Girls Team of the Year: Moffat County basketball
Consistent, hard work will get you a long way in high school athletics.
Having experience on your side doesn’t hurt, either.
The Moffat County girls basketball team had work ethic and a been-here-before attitude for the 2012-13 season. With seven seniors who had contributed varsity minutes the year before, expectations were high for the Bulldogs.
After a rocky start against tough competition in Utah, Moffat County didn’t disappoint. The Bulldogs finished the season 20-4 and hosted regional playoff games as the sixth seed in the 3A state tournament, eventually losing to Kent Denver in the round of 16. At one point in the season, the girls rattled off 18 straight wins.
All that success came from a group that had been there before and was comfortable playing no matter the situation.
“We had seven seniors that all had a lot of game experience, and they really worked well together,” head coach Matt Ray said. “I think you saw that especially at the end of the season when we won some close games because they were tough at the end.”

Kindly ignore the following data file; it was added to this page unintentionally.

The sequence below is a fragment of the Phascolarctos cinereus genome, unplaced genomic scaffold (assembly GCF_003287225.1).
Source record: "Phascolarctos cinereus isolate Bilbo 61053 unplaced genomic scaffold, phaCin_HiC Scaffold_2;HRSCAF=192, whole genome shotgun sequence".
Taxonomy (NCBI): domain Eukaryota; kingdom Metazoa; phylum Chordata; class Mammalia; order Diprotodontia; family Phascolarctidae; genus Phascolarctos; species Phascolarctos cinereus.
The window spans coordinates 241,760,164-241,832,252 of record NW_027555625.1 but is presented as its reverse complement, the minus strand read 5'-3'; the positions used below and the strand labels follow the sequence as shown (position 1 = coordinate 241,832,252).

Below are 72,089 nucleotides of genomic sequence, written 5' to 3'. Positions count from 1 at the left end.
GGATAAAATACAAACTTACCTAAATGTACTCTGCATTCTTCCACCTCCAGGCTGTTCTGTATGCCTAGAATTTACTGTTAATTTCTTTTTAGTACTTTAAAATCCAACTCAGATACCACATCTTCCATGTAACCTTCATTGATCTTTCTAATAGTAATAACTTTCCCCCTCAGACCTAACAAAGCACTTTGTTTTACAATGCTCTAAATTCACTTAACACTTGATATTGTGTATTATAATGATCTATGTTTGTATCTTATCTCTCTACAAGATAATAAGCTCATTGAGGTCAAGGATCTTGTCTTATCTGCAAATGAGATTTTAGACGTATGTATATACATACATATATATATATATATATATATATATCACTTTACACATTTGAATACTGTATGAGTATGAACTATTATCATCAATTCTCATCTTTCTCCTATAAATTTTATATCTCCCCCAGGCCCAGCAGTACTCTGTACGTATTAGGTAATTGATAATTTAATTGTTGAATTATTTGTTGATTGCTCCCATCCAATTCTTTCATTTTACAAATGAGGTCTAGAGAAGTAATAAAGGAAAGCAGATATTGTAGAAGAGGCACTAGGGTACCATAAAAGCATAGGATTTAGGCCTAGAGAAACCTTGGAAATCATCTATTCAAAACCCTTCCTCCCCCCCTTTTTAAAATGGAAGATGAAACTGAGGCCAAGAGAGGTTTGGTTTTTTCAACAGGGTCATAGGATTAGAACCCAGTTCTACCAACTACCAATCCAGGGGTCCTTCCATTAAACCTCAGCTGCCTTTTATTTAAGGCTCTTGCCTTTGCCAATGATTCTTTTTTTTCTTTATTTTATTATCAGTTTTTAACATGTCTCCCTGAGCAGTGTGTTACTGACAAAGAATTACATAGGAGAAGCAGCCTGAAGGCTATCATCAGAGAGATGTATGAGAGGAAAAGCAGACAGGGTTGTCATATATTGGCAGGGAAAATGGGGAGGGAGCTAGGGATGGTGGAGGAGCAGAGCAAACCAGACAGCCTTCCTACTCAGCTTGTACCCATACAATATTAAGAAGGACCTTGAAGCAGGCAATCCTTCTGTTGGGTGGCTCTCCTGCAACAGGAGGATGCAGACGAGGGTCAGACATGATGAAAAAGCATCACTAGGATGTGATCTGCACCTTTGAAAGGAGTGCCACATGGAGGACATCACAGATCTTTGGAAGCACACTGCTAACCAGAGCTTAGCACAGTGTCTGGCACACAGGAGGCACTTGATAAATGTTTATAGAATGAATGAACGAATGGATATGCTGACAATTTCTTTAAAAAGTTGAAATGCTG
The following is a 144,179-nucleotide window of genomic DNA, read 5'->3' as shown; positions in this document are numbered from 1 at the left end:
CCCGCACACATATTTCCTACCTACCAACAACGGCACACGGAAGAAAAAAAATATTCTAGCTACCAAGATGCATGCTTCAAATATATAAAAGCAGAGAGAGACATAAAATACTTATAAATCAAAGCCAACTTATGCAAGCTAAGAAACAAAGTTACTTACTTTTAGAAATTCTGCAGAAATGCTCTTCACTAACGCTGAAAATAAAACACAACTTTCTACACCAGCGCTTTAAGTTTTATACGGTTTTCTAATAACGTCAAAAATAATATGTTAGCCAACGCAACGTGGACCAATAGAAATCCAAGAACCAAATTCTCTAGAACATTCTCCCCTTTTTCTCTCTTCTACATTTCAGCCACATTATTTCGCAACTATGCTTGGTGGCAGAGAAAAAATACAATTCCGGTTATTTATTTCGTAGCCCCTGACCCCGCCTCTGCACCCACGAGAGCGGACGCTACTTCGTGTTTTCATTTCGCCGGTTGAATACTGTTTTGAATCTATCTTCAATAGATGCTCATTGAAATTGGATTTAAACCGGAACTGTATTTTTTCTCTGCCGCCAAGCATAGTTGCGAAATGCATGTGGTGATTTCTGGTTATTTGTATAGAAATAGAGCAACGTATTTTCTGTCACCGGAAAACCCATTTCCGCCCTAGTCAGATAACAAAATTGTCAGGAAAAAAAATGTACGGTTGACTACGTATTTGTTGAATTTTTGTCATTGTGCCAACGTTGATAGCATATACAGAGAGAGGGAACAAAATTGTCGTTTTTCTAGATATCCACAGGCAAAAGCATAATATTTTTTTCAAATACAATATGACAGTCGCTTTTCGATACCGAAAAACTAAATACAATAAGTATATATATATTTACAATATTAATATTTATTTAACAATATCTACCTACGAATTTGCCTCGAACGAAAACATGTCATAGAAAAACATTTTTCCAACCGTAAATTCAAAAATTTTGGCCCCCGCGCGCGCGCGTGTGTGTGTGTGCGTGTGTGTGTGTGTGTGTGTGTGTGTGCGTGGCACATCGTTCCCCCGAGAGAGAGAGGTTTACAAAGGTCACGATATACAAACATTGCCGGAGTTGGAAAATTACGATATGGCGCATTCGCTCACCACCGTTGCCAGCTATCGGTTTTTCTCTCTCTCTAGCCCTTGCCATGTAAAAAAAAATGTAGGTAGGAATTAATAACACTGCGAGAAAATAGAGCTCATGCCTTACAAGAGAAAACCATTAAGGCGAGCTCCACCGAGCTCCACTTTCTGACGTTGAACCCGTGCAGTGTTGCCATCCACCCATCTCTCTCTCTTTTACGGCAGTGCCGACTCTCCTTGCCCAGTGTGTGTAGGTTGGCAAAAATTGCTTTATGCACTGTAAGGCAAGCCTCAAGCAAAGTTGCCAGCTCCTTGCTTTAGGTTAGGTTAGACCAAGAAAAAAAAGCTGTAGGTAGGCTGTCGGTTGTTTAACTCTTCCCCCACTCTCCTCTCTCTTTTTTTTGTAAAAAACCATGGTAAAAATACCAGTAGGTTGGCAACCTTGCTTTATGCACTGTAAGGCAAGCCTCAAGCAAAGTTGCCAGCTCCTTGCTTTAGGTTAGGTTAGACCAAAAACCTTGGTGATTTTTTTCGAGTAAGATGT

Moffat County garnered its success on the court by committee. Just one of the Bulldogs averaged more than 10 points per game, but eight others scored at least three points per contest.
Lisa Camilletti, the Bulldogs’ leading scorer at 11.7 points per game, said the success came because they were a tight-knit group that wanted to win.
“We all got along and bonded well,” Camilletti said. “We all cared a lot about basketball, too.”
They also got the job done on the defensive end, averaging 15.3 steals per game through tenacious full-court pressure.
Moffat County went 15-1 in the Western Slope League, losing to Roaring Fork in December before beating the Rams in their next two meetings. They won the regular season and district tournament crowns, beating previous champ Olathe in the district championship game.
“The first time we played all of them, it was just brand new for us” playing in 3A, Ray said. “Confidence-wise, once we played everybody once, the girls just believed they could go through and beat everybody. That’s the way it played out.”
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